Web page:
No Seed Potatoes, No Food
LYNDEN, Washington February 9, 2023 – Farmers love to work the land. It’s less about profits than it is about the passion to produce healthy food for the community.
That is the stance of Scott Bedlington, a third-generation farmer in Western Washington. He’s concerned there is too much government overreach and not enough outreach.
“These bills are getting proposed by people who don’t think the way I think,” Bedlington said. “We’re not here to sell the land. We’re not here to hurt fish. If I was looking to collect compensation for my land, I’d sell it right now.”
The government is changing the conservation landscape and the nexus between salmon and working lands.
"Farmers continue to support buffers and voluntary conservation measures, but they have to be reasonable and not take away our land needed for farming," Bedlington said. While his family have participated in voluntary programs in the past, the loss of valuable farmland creates challenges for farming too.
“Twenty to thirty years ago, there was more ground available for us to rent for crop rotation. Crop rotation is a critical function in the seed potato crop we produce. We are at a critical point on that now,” Bedlington said. “Because we can’t rent ground anymore, we have to manage every acre available on our farm for food production.”
Bedlington is one of only three seed potato growers left in Western Washington. Locally grown seed stocks are produced almost exclusively in Western Washington where good soil, lowland fields, and temperate climate help effectively and efficiently grow seed potatoes. Northwest Washington has the only seed potato isolation in the state, meaning commercial potatoes cannot be produced here. Without this, our state would not have viable seed production farms.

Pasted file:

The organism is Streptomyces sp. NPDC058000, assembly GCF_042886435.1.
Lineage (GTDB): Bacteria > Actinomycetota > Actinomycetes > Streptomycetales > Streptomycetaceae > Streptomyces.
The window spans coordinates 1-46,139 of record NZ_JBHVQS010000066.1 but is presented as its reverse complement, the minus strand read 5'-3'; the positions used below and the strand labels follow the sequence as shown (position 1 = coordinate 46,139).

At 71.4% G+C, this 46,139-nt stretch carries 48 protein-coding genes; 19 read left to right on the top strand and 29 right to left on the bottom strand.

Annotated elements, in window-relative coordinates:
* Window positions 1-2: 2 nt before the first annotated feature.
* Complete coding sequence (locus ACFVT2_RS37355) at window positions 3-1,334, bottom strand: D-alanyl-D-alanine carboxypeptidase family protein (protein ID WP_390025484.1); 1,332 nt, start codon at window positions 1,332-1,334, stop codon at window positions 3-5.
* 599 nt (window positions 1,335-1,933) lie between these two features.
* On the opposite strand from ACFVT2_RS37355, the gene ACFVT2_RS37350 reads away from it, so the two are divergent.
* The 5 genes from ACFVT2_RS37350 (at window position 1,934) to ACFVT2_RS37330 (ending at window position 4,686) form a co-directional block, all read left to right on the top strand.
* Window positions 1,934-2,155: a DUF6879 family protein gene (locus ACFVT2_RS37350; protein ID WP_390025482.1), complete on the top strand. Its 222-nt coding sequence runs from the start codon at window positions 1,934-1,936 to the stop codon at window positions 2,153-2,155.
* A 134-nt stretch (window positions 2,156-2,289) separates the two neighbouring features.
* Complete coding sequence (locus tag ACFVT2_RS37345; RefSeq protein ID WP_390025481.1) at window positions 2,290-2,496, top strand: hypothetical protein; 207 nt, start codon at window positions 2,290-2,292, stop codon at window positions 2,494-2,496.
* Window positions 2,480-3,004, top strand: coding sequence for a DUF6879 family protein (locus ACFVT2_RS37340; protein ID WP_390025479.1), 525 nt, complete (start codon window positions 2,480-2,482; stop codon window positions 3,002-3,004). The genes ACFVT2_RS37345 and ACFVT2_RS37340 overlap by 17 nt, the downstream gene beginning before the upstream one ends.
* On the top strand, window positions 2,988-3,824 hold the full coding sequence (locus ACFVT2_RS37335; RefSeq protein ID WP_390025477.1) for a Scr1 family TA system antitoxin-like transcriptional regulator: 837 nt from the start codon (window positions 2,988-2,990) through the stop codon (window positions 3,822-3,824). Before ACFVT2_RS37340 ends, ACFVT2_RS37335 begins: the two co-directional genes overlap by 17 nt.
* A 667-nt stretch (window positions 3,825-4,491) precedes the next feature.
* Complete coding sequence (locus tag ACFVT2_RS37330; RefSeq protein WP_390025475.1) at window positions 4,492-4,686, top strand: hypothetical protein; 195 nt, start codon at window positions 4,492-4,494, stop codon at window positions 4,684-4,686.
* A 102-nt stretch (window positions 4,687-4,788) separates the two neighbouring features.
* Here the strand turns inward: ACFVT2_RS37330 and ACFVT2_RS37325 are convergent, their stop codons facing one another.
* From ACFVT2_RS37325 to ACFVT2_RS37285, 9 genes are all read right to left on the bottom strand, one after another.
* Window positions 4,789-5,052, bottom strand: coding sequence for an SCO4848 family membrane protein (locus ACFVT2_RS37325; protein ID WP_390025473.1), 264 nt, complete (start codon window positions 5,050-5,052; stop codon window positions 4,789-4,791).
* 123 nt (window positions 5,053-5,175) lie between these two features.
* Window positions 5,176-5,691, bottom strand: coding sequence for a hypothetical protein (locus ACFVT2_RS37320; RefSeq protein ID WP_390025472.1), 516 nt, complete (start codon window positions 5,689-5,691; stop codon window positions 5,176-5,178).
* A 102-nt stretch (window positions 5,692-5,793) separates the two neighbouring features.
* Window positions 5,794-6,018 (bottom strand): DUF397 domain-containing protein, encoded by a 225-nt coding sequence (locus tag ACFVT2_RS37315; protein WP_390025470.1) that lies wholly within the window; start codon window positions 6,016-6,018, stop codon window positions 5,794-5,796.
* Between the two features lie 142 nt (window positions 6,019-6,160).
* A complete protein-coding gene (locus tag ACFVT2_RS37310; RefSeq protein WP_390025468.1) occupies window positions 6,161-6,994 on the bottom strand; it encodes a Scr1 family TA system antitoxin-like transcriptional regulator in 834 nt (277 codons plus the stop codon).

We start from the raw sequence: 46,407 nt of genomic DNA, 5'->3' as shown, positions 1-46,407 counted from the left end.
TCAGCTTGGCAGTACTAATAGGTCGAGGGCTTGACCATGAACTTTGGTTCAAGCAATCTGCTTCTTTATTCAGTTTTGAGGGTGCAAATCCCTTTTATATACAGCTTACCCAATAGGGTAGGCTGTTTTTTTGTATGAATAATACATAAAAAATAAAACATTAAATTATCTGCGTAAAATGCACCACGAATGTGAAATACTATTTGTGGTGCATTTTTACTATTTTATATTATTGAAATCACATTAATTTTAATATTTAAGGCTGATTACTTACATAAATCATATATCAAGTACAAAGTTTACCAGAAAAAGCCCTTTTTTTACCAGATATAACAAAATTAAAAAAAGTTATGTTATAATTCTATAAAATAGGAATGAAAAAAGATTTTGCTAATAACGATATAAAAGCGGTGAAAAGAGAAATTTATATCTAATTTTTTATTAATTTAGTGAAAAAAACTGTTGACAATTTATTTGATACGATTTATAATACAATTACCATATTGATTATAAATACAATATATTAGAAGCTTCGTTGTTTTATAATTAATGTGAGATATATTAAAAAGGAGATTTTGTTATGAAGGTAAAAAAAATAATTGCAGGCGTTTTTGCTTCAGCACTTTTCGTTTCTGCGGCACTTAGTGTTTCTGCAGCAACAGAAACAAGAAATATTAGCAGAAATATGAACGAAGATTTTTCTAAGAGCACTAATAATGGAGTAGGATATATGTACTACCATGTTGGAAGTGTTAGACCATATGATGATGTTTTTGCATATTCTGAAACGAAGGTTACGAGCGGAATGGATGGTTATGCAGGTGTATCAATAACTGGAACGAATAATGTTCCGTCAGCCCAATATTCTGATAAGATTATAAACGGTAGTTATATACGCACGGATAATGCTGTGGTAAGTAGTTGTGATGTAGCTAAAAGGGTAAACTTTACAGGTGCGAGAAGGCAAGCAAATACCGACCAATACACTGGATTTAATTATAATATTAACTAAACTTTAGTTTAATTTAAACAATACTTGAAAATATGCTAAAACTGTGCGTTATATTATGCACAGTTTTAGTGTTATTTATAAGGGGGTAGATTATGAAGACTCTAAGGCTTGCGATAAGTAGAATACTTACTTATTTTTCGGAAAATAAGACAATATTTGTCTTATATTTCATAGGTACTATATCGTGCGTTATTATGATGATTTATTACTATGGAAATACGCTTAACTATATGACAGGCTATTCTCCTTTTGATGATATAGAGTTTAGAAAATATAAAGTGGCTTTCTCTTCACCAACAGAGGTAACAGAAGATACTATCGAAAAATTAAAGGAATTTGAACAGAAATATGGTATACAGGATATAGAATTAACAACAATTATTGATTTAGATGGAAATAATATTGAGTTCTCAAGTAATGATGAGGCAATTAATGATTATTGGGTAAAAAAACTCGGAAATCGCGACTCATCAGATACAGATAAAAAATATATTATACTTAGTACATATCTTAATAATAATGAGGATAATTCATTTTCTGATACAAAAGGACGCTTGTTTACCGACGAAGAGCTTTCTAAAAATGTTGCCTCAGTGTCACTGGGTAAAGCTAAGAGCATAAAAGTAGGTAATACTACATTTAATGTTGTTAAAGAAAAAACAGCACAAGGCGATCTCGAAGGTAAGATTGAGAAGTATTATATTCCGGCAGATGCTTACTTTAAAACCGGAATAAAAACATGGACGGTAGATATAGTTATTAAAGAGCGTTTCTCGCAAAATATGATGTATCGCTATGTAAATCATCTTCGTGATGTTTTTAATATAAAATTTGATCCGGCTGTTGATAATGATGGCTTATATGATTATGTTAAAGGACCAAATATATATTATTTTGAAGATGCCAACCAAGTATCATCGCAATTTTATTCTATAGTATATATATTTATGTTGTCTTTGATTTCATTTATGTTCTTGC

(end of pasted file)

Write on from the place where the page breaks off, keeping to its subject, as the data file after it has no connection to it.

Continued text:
When Bedlington has been approached about returning part of his land to a conservation easement of some kind, he has an opinion rooted firmly in the needs of his family and the need to feed people.
“I’ve said, ‘Go find me 500 acres somewhere else in the county’s isolation district to replace the 500 acres you’re taking from me so I can continue farming,’” Bedlington said. “The answer I get is, ‘Well, that’s not feasible.’” Bedlington says it’s also not feasible for his farm to continue operating with less land to utilize.
For Bedlington, the bottom line is simple: if he can’t farm, he has no choice but to sell his land for commercial or residential development.
His family farm existed before the current city boundaries in Lynden, meaning some of the land Bedlington farms is situated “in town.” Not an ideal circumstance but with no more farmland coming available, there are no trades to be made or deals to be struck.
“There is a huge separation between producers and the government,” Bedlington said. “I’m 45 years old. I’ve got a great business, everything is good. But every day I’m scared to death. Am I going to be sued by Ecology? Minimum wage/overtime rules? Increases in production cost from fuel taxes and transportation. Who is going to come after us next is putting a lot of fear in young farmers.”
Bedlington said the disconnect is a combination of not liking the insular communities that are established around long-term family farming operations and a misunderstanding about current regulations that keep farm operations from being detrimental for the environment.
“Farmers are taking the heat for the fish decline, yet the biggest loss of salmon habitat is due to urban development, not farming. Since we are smaller than cities and counties, we shoulder an unfair portion of the blame,” Bedlington said. “It’s almost like nobody wants you here. They think their food is going to come from somewhere else. If you remove all land from agriculture, you have nowhere else to go.”